Mike Smith's return to the Arizona Coyotes has come at an opportune time.
The veteran goalie, 34, missed 12 games because of an injury to his left knee but has made three starts since returning Nov. 16, including Wednesday against the Vancouver Canucks. He was sharp in his first two starts, making a combined 65 saves on 69 shots and helping the Coyotes earn three of four points, but was pulled against the Canucks in the second period of a 4-1 defeat.
The Coyotes will need the sharp version of Smith during their current eight-game stretch against Pacific Division rivals, a crucial time if they want to keep in touch with the playoff teams.
"We've talked about that," Smith said. "We didn't really set ourselves up in October (2-6-0) to be able to coast. These are definitely important points every single night.
"As a goalie, I just really wanted to come in and with as young a team as we have, be a calming influence back there and not have the team worry at all about whether the goalie's going to be good or not."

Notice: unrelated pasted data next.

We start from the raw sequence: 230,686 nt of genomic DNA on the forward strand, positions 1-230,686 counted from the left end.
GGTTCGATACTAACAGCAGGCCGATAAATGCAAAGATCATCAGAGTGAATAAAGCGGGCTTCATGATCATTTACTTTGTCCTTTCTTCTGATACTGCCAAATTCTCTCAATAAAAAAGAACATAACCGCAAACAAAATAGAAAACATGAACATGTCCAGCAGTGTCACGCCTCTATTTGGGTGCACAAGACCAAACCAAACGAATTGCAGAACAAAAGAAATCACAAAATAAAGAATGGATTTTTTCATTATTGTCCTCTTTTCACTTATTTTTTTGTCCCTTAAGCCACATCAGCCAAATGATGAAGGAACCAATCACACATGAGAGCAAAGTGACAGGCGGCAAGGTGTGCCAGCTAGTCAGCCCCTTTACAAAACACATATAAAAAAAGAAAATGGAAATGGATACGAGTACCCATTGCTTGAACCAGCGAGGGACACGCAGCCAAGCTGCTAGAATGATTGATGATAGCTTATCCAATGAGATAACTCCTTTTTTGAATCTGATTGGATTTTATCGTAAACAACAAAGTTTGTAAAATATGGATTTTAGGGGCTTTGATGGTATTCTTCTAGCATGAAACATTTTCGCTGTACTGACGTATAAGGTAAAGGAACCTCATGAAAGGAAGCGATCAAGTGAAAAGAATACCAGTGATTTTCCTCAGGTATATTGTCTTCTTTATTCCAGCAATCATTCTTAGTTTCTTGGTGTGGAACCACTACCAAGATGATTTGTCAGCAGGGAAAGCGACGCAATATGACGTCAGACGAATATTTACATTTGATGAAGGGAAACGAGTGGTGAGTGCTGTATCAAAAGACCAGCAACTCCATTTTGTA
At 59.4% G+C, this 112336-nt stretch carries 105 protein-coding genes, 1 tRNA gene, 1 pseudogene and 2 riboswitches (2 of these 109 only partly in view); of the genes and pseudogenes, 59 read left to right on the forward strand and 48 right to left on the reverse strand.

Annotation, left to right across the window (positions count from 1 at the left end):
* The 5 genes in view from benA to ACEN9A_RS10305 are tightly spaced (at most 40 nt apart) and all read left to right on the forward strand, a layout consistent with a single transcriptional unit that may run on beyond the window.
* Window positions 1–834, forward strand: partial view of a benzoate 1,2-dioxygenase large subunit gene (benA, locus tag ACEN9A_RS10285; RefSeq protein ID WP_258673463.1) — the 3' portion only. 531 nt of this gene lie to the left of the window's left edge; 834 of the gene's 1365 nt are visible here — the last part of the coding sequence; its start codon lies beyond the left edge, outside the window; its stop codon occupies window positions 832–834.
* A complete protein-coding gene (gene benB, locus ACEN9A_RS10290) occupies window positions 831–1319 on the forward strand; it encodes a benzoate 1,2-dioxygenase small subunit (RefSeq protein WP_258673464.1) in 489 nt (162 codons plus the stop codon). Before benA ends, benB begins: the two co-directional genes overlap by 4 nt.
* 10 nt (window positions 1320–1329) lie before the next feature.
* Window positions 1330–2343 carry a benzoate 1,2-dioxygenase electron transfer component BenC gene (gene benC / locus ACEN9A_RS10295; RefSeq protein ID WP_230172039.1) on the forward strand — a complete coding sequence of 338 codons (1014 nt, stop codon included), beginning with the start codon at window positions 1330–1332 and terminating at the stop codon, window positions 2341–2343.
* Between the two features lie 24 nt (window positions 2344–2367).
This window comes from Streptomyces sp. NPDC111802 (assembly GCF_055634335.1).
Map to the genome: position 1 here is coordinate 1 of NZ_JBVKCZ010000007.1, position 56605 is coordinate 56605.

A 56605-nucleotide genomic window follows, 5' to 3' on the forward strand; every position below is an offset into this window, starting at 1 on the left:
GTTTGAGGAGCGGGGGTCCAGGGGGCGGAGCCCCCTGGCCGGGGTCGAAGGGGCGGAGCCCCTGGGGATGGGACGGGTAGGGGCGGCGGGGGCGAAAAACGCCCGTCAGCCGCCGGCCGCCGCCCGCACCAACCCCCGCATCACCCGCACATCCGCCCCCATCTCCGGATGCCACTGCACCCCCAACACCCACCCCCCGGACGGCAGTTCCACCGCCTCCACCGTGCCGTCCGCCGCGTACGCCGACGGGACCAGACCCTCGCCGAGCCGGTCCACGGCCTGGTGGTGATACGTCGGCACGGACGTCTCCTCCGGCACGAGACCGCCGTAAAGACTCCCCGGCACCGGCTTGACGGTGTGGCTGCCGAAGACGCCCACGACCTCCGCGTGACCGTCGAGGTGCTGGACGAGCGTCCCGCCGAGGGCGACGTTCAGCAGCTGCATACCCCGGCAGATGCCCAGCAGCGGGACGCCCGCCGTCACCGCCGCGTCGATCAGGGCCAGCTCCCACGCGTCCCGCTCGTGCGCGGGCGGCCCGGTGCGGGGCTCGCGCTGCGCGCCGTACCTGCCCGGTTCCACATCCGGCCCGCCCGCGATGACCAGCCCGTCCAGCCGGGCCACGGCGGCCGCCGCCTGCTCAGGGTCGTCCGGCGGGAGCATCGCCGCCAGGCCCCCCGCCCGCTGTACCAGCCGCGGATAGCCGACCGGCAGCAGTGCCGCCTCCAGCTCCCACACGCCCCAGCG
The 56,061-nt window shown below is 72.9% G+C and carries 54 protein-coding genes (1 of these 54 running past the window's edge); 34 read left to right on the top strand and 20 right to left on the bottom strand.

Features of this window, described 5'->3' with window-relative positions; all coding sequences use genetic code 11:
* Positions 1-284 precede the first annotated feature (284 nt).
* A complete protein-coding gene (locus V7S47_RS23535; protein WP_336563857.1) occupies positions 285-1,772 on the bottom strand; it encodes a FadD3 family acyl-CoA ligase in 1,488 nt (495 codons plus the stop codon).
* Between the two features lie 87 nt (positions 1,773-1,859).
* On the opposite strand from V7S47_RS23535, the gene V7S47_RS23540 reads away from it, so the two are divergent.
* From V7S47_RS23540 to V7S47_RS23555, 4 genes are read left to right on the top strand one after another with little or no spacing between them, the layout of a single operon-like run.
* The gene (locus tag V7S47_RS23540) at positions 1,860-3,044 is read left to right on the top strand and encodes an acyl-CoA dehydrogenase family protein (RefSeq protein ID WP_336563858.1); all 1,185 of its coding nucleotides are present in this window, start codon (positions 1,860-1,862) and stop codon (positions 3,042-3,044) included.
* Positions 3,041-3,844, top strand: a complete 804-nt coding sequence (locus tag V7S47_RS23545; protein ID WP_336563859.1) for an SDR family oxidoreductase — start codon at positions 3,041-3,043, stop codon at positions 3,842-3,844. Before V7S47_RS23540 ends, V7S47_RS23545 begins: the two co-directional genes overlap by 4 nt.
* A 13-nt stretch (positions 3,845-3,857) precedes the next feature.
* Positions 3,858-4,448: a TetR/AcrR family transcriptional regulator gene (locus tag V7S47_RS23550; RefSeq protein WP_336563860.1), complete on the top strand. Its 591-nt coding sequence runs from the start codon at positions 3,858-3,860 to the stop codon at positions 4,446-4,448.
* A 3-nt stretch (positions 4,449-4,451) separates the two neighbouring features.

Arizona's young lineup has seven players younger than 22 years old, a factor that has caught Smith's attention more than usual this season.
"It's a big challenge," he said. "When I came into the League 10 years ago, I was the only rookie on the team at the time. Now it's crazy to think you've got a team with five rookies and two or three 18- or 19-year-olds. It's mind-boggling, but saying that, they're all good kids and they work hard. It's about making sure as older guys there's an accountability factor there, to show leadership throughout the group.
Video: SJS@ARI: Smith stands tall amidst flurry of shots
"That can rub off in a positive way. There will be growing pains, but the sooner you can help those kids learn to be a good pros, the better we'll all be."
Smith sustained the knee injury Oct. 18, in the second game of the season. It was another frustrating setback, coming less than a year after surgery to repair a core-muscle injury forced him to miss 40 games.